Monday, August 15, 2011


Well, my learning journey at The WoodenBoat School has come to an end.  Saturday morning we had a ½ day schedule. The only thing we could really do was to fiberglass the inside of the boat and say goodbye.

The RAPTOR staples and finish nails were well received as they performed as advertised! They held the cedar strips in place to allow the wood joints to cure and the F/15 finish nails joined the ends together even though they were under extreme stress from the curvature of the hull design. No problem! We eliminated the need to remove any of the staples or nails as the staples were sanded off and the nails remained as a part of the structure.

After spending 7 days with 7 wood boat building enthusiasts I am slightly wiser, a bit in awe of their talents and I have a greater appreciation and respect for a wonderful passion. It is truly an art and a religion.

To my blog readers, thank you for allowing me to share this amazing experience with you.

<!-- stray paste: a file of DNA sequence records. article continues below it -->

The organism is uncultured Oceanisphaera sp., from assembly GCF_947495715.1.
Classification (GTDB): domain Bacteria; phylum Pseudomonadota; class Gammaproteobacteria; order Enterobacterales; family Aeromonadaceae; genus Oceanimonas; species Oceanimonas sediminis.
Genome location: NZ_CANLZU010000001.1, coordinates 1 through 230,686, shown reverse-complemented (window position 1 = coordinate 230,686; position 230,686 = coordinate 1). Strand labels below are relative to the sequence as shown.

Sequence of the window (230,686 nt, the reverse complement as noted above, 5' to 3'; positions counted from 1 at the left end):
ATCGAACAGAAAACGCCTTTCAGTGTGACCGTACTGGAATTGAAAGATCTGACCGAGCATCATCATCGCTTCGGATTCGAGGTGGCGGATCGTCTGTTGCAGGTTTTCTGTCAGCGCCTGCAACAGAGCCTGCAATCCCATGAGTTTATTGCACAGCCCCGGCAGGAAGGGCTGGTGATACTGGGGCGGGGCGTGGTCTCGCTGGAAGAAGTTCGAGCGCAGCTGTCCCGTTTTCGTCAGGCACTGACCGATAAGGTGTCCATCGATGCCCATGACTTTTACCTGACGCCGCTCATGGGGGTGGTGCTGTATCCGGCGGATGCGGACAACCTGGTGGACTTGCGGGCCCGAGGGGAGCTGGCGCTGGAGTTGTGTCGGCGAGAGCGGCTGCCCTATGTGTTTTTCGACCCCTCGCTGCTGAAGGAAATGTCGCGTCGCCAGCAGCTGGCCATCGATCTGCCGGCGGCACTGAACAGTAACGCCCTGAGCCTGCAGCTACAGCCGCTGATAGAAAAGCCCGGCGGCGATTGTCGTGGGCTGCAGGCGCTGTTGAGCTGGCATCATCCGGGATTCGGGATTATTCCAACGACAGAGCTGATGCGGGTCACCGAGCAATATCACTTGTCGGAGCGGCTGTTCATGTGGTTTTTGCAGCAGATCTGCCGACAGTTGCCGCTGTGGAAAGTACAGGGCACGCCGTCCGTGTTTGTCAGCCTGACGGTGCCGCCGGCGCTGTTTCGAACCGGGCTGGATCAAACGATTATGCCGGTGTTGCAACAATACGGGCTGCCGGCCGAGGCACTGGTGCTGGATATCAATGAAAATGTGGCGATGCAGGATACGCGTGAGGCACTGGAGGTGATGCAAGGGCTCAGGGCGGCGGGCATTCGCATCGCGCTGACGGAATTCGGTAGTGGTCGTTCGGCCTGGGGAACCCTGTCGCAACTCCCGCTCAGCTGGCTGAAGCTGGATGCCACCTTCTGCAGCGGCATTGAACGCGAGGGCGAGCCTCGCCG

Some additional photos...

Friday, August 12, 2011


It’s Friday, Day 6 of my experience here at The WoodenBoat School. We have fiber glassed the shell of the hull and are excited to pop it off the strongback and then start working on the inside of the boat. I can already predict a lot of sanding. We did much the same as yesterday; faired the hull, filled holes and voids, sanded with 80-grit sandpaper, fit the fiberglass cloth and did a final fill on the fiberglass.

There were several learning experiences regarding fairing which many perfectionists would appreciate (me being one of them!). It’s not perfect until it's perfect. 38 strips of cedar need to feel as one by line of sight, touch and experience. You know when you know it’s right. I cannot explain it any other way. After we all agreed that we will be here all summer if we did not stop, we all agreed that enough was enough and the hull was smooth enough to be done.  We dry-fitted the inside with fiberglass and did the final fill and sanding. We will glass the inside tomorrow morning and close up our week by noon.  There will be a few more hours (about 50 man hours) to finish a boat of this size.  I’ll finish up tomorrow with the closing details.

It has been a wonderful experience. We held the traditional Friday night Lobster Boil at the boathouse for the students and staff. We had approximately 80 friends show up that were not friends on Sunday night. It’s a special place with wonderful people.